Threat No. 8: Permanent data loss
As the cloud has matured, reports of permanent data loss due to provider error have become extremely rare. But malicious hackers have been known to permanently delete cloud data to harm businesses, and cloud data centers are as vulnerable to natural disasters as any facility.
Cloud providers recommend distributing data and applications across multiple zones for added protection. Adequate data backup measures are essential, as well as adhering to best practices in business continuity and disaster recovery. Daily data backup and off-site storage remain important with cloud environments.
The burden of preventing data loss is not all on the cloud service provider. If a customer encrypts data before uploading it to the cloud, then that customer must be careful to protect the encryption key. Once the key is lost, so is the data.
Compliance policies often stipulate how long organizations must retain audit records and other documents. Losing such data may have serious regulatory consequences. The new EU data protection rules also treat data destruction and corruption of personal data as data breaches requiring appropriate notification. Know the rules to avoid getting in trouble.
Threat No. 9: Inadequate diligence
Organizations that embrace the cloud without fully understanding the environment and its associated risks may encounter a “myriad of commercial, financial, technical, legal, and compliance risks,” the CSA warned. Due diligence applies whether the organization is trying to migrate to the cloud or merging (or working) with another company in the cloud. For example, organizations that fail to scrutinize a contract may not be aware of the provider’s liability in case of data loss or breach.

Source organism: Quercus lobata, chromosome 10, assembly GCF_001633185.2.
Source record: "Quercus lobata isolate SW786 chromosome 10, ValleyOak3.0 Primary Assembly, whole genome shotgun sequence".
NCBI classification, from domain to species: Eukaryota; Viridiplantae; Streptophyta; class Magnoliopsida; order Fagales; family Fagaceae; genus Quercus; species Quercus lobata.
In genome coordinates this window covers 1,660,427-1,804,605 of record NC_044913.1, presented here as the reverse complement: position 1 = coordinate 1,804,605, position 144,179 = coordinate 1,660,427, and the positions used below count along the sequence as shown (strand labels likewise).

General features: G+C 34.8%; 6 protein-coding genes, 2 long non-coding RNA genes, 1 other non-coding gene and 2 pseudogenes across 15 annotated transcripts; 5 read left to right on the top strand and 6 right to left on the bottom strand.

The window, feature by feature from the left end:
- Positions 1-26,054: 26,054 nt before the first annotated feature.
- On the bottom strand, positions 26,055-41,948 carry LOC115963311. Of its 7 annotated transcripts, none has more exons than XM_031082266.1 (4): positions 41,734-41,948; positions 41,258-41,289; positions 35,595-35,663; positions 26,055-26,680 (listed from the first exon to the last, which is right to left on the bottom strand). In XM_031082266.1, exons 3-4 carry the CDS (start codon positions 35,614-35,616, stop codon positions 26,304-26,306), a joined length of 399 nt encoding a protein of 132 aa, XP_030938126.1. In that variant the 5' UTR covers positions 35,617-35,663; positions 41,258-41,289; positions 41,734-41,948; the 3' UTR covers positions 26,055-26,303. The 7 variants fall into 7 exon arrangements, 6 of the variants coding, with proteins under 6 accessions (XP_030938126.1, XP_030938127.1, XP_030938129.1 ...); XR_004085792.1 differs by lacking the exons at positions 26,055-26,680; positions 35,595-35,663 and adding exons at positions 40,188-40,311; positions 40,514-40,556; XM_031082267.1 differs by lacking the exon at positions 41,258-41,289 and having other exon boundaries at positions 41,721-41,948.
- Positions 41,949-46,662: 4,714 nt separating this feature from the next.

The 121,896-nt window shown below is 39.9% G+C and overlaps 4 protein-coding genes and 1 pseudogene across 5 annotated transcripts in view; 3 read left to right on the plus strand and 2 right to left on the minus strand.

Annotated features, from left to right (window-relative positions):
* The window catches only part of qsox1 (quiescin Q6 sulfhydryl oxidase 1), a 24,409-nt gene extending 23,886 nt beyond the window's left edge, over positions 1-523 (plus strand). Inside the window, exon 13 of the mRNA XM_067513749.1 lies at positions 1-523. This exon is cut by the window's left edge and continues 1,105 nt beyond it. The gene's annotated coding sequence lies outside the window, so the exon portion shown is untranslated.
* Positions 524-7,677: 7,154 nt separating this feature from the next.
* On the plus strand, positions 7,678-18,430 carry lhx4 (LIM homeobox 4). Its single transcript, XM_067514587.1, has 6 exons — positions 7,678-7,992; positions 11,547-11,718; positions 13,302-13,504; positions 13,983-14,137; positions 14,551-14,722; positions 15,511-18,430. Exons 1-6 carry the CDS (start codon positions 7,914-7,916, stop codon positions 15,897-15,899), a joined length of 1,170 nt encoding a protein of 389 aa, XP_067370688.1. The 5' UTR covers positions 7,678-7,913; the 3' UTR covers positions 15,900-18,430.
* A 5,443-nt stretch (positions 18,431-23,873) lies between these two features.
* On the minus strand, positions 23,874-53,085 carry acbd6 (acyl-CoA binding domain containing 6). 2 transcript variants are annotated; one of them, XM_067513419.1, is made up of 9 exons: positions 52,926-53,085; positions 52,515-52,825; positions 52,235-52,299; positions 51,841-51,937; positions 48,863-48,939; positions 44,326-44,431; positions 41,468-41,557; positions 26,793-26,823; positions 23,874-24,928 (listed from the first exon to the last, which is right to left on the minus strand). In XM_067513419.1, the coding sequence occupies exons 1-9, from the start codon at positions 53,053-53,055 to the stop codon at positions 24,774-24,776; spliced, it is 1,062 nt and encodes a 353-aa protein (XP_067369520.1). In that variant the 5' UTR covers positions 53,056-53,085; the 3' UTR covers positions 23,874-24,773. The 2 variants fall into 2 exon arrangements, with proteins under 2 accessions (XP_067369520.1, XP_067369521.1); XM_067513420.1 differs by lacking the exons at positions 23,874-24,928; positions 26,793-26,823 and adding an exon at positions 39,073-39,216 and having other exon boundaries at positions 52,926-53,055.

Operational and architectural issues arise if a company's development team lacks familiarity with cloud technologies as apps are deployed to a particular cloud. The CSA reminds organizations they must perform extensive due diligence to understand the risks they assume when they subscribe to each cloud service.
Threat No. 10: Cloud service abuses
Cloud services can be commandeered to support nefarious activities, such as using cloud computing resources to break an encryption key in order to launch an attack. Other examples including launching DDoS attacks, sending spam and phishing emails, and hosting malicious content.
Providers need to recognize types of abuse -- such as scrutinizing traffic to recognize DDoS attacks -- and offer tools for customers to monitor the health of their cloud environments. Customers should make sure providers offer a mechanism for reporting abuse. Although customers may not be direct prey for malicious actions, cloud service abuse can still result in service availability issues and data loss.
Threat No. 11: DoS attacks
DoS attacks have been around for years, but they've gained prominence again thanks to cloud computing because they often affect availability. Systems may slow to a crawl or simply time out. “Experiencing a denial-of-service attack is like being caught in rush-hour traffic gridlock; there is one way to get to your destination and there is nothing you can do about it except sit and wait,” the report said.
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